The weather this year has been quite challenging for vegetable farming and compost trucking. We had a long, cold spring with endless rain. This means that the soil has been slow to warm up and dry out to work up for the plants. A big part of our farm business involves the sale of compost. Our town road was posted until about a week ago. This meant that the tractor trailer and dump trucks that haul the compost had been delayed for about 7 weeks. We hope to start hauling compost tomorrow. We usually sell 500-600 yards each Spring and the balance in the Fall. Most of the compost goes to commercial vegetable operations. Back in the garden we decided to transplant some crops to get them in on schedule. We started snap peas and sweet corn in the heated greenhouse and put them out over the last 3 weeks. We have our potatoes up, peas in, lettuce, spinach, onions, kale, beets, herbs, chard, leeks, shallots, corn and greens transplanted. The rainbow carrots, radishes and more spinach have been direct seeded. We will plant beans and more lettuce, scallions and greens this week. We will put the tomatoes in the field and greenhouse early next week. Our winter squashes, cucumbers, summer squash and melons will follow along right behind. When the soil temperature is cold, the plants just sit there. Our pastures with their perennial grasses are a great way to study soil temperature. The night time temperatures play a big role in plant growth. The hay fields are a great way to watch this. The cows went out to pasture during the day starting on May 4th. They spent a week transitioning their rumens to the grasses, which are different from stored forage (hay). Now they are out grazing fresh grass day and night. They get a new paddock everyday. They come in to get grain and the cows to get milked. We pasture all our steers over 1 year, pregnant heifers and milking cows together. Our youngstock and dry cows stay home in the barn. For the drafthorses pasture is a limited adventure. The fjord horse is a very efficient breed. They are limited to 3 hours of grazing during the midday and get hay and grain for breakfast and dinner. The fjord puts on weight very easily. They have their own small paddock system which gives them new grass every few days. This promotes good grass growth and works time wise for fence moving.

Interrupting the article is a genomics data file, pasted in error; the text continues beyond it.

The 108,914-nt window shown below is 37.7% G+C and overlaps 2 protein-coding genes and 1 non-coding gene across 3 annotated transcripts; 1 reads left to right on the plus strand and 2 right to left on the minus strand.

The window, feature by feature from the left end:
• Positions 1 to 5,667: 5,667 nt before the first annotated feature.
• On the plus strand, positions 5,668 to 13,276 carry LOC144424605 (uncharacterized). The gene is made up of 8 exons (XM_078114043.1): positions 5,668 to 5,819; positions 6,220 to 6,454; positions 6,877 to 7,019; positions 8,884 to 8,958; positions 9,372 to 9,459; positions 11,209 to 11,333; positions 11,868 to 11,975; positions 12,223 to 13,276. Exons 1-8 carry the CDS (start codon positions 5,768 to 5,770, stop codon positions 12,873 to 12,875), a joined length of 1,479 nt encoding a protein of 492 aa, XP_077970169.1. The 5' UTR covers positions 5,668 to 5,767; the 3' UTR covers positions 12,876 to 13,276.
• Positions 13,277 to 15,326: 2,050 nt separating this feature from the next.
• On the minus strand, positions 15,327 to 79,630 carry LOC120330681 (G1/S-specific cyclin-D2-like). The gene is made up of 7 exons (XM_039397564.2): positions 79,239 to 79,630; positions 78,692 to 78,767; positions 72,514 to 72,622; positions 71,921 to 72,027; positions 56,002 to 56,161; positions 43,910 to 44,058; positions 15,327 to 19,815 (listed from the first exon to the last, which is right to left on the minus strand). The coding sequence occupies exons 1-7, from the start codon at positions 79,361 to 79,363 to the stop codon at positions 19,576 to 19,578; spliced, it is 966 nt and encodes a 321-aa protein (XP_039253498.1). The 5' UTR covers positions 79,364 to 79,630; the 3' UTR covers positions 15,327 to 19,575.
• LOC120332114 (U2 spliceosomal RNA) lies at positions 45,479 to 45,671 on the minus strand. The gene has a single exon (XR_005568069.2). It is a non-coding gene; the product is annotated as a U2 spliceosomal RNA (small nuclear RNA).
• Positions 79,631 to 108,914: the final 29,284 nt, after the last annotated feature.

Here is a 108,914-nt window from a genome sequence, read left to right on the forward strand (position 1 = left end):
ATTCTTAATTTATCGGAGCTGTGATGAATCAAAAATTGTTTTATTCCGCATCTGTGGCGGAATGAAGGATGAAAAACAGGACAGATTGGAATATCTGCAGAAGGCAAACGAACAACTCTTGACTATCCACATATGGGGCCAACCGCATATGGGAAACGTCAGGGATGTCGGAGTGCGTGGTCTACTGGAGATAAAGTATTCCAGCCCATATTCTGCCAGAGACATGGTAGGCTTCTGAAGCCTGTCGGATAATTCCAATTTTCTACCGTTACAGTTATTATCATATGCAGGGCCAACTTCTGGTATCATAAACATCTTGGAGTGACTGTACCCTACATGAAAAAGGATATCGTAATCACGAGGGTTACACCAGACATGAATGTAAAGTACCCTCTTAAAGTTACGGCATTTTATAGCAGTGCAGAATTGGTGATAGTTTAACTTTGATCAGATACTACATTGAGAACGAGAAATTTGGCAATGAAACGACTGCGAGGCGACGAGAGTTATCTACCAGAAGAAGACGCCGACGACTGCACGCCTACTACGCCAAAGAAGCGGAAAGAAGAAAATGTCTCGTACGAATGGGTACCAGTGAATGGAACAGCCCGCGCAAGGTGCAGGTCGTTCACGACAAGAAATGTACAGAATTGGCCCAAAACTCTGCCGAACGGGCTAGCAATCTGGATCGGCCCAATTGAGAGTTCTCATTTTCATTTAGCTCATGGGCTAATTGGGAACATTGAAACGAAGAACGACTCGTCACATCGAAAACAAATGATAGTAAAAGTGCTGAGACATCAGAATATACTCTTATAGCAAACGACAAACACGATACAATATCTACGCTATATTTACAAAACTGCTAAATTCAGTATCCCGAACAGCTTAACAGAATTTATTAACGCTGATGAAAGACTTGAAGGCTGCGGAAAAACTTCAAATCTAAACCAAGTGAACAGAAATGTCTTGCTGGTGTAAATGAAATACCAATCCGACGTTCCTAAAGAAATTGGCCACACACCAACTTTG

In our cheese plant we are making havarti, havarti with dill, havarti with garlic and herbs and caraway alpine cheese. Our havarti cheeses will be ready for public consumption starting in July. All our cheeses are made with raw milk from our cows and must aged for a minimum of 60 days. The gouda cheese is sold at 3-4 months, at 8-13 months and at 18 months old. Our alpine cheese is sold at 8 months and the caraway alpine at 4-5 months. Our cheddar is best at 3-5 months. The havartis will be ready at 2-3 months. We will have sampling events this summer. Stay tuned for updates. Our CSA full season and summer will start soon. I will send out a weather and crop report as soon as the sun returns.